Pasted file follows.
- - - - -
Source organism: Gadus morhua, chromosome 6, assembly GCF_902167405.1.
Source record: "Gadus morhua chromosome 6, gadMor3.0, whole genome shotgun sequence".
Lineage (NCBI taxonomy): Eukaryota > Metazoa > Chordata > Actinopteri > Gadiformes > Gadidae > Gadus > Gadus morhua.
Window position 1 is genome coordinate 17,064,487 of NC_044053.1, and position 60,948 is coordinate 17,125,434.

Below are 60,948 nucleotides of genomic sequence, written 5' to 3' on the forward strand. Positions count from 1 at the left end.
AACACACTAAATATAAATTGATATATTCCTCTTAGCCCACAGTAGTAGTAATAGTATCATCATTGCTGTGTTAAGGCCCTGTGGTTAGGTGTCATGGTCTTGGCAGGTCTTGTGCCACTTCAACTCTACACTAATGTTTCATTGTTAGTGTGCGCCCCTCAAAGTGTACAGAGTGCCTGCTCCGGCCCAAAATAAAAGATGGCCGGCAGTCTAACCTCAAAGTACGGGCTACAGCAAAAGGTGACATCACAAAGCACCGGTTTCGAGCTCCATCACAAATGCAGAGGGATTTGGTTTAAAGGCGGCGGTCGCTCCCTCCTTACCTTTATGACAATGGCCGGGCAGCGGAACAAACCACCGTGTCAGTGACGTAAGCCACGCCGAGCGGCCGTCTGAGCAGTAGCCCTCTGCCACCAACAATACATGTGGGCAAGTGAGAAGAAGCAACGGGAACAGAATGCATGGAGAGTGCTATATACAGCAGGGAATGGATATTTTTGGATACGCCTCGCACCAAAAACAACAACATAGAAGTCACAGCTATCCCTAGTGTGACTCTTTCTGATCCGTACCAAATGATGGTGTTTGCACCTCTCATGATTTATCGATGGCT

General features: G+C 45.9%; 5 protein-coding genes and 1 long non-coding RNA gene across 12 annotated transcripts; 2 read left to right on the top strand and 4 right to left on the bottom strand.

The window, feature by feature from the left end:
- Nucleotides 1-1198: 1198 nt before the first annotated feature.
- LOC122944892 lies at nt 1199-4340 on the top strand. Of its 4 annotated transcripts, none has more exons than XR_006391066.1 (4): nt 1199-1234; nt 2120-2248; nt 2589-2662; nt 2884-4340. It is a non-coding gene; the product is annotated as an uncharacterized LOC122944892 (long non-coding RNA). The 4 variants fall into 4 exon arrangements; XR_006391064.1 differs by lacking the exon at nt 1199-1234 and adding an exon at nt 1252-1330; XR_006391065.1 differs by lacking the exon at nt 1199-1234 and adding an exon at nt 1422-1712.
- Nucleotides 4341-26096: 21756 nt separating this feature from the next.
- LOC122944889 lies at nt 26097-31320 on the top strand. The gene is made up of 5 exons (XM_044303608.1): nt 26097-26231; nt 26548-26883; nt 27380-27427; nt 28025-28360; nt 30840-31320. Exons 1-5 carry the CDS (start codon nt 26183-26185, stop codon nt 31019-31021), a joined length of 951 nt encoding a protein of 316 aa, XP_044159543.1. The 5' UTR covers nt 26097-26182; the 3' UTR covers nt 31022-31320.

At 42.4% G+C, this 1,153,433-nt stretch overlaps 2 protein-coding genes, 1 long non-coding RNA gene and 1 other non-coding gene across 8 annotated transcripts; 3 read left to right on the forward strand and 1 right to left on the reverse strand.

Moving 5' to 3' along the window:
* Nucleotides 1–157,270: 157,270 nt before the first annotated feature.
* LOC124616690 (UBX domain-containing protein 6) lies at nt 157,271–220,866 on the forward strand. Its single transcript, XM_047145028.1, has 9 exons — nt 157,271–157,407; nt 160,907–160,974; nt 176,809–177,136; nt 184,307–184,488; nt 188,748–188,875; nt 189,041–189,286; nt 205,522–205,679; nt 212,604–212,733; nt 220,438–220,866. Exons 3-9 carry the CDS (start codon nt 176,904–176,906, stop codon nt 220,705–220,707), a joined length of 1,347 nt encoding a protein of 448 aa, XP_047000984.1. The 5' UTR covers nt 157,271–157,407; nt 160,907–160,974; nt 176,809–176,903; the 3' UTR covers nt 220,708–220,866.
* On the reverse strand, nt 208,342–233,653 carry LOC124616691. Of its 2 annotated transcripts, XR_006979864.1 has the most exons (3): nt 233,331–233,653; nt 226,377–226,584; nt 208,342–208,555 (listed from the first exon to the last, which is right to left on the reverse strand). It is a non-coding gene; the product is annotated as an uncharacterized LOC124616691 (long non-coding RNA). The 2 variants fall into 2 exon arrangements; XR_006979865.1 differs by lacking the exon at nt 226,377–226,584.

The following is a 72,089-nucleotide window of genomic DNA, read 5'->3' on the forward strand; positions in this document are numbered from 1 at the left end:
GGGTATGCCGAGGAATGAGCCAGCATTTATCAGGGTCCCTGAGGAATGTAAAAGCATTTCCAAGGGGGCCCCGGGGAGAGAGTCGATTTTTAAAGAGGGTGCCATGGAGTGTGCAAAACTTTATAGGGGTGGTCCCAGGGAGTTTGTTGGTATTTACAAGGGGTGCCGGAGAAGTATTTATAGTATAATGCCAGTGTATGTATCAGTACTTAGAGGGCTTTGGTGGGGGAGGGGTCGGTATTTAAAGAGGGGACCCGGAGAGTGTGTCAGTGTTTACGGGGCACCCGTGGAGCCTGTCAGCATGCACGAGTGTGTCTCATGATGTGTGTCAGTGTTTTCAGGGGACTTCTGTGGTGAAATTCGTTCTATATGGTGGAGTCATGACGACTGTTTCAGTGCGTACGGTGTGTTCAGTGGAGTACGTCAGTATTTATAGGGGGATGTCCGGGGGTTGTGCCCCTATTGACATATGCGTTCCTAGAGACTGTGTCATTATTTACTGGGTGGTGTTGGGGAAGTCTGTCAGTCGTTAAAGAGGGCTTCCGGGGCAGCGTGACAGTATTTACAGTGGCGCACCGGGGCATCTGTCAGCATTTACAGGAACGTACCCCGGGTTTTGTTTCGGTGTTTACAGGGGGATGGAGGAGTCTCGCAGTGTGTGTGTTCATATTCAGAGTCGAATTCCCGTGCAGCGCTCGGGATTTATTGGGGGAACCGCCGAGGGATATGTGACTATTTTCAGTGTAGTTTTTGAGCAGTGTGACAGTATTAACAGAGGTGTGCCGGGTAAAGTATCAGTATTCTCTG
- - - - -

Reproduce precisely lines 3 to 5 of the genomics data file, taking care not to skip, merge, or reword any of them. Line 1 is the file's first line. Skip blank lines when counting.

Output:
Lineage (NCBI taxonomy): Eukaryota > Metazoa > Chordata > Actinopteri > Gadiformes > Gadidae > Gadus > Gadus morhua.
Window position 1 is genome coordinate 17,064,487 of NC_044053.1, and position 60,948 is coordinate 17,125,434.

Below are 60,948 nucleotides of genomic sequence, written 5' to 3' on the forward strand. Positions count from 1 at the left end.